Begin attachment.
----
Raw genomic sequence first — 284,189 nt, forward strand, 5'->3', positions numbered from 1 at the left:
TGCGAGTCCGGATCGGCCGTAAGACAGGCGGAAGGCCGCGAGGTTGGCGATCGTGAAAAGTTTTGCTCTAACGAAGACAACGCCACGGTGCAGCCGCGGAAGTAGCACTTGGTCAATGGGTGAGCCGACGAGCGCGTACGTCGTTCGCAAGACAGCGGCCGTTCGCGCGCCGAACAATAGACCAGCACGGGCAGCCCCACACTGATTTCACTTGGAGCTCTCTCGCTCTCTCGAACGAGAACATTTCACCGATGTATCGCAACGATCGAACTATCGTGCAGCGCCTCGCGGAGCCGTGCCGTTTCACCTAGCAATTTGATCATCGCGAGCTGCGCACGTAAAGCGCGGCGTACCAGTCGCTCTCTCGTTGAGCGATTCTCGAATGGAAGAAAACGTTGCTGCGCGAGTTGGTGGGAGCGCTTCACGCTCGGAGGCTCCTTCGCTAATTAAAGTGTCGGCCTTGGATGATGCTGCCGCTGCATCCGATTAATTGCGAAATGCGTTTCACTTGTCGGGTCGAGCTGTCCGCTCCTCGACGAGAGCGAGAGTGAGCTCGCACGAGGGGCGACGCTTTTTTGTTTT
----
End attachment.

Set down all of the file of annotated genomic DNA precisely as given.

Raw genomic sequence first — 284,189 nt, forward strand, 5'->3', positions numbered from 1 at the left:
TGCGAGTCCGGATCGGCCGTAAGACAGGCGGAAGGCCGCGAGGTTGGCGATCGTGAAAAGTTTTGCTCTAACGAAGACAACGCCACGGTGCAGCCGCGGAAGTAGCACTTGGTCAATGGGTGAGCCGACGAGCGCGTACGTCGTTCGCAAGACAGCGGCCGTTCGCGCGCCGAACAATAGACCAGCACGGGCAGCCCCACACTGATTTCACTTGGAGCTCTCTCGCTCTCTCGAACGAGAACATTTCACCGATGTATCGCAACGATCGAACTATCGTGCAGCGCCTCGCGGAGCCGTGCCGTTTCACCTAGCAATTTGATCATCGCGAGCTGCGCACGTAAAGCGCGGCGTACCAGTCGCTCTCTCGTTGAGCGATTCTCGAATGGAAGAAAACGTTGCTGCGCGAGTTGGTGGGAGCGCTTCACGCTCGGAGGCTCCTTCGCTAATTAAAGTGTCGGCCTTGGATGATGCTGCCGCTGCATCCGATTAATTGCGAAATGCGTTTCACTTGTCGGGTCGAGCTGTCCGCTCCTCGACGAGAGCGAGAGTGAGCTCGCACGAGGGGCGACGCTTTTTTGTTTT